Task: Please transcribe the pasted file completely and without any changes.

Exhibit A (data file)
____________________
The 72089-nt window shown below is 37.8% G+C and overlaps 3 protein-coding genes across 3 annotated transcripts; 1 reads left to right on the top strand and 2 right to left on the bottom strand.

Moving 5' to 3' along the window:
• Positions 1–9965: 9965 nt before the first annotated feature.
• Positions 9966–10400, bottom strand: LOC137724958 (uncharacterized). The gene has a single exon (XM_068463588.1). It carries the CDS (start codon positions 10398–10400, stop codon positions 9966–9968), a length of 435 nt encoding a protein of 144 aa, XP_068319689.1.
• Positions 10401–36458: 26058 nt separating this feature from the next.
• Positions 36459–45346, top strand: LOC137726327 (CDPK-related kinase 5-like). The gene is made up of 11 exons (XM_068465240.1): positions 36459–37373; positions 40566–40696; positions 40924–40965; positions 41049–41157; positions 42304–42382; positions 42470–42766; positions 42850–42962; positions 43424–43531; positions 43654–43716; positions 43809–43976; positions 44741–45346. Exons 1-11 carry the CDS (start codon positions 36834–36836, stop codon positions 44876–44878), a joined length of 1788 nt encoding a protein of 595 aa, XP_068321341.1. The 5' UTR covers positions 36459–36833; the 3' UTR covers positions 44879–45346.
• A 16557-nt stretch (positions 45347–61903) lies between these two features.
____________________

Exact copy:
The 72089-nt window shown below is 37.8% G+C and overlaps 3 protein-coding genes across 3 annotated transcripts; 1 reads left to right on the top strand and 2 right to left on the bottom strand.

Moving 5' to 3' along the window:
• Positions 1–9965: 9965 nt before the first annotated feature.
• Positions 9966–10400, bottom strand: LOC137724958 (uncharacterized). The gene has a single exon (XM_068463588.1). It carries the CDS (start codon positions 10398–10400, stop codon positions 9966–9968), a length of 435 nt encoding a protein of 144 aa, XP_068319689.1.
• Positions 10401–36458: 26058 nt separating this feature from the next.
• Positions 36459–45346, top strand: LOC137726327 (CDPK-related kinase 5-like). The gene is made up of 11 exons (XM_068465240.1): positions 36459–37373; positions 40566–40696; positions 40924–40965; positions 41049–41157; positions 42304–42382; positions 42470–42766; positions 42850–42962; positions 43424–43531; positions 43654–43716; positions 43809–43976; positions 44741–45346. Exons 1-11 carry the CDS (start codon positions 36834–36836, stop codon positions 44876–44878), a joined length of 1788 nt encoding a protein of 595 aa, XP_068321341.1. The 5' UTR covers positions 36459–36833; the 3' UTR covers positions 44879–45346.
• A 16557-nt stretch (positions 45347–61903) lies between these two features.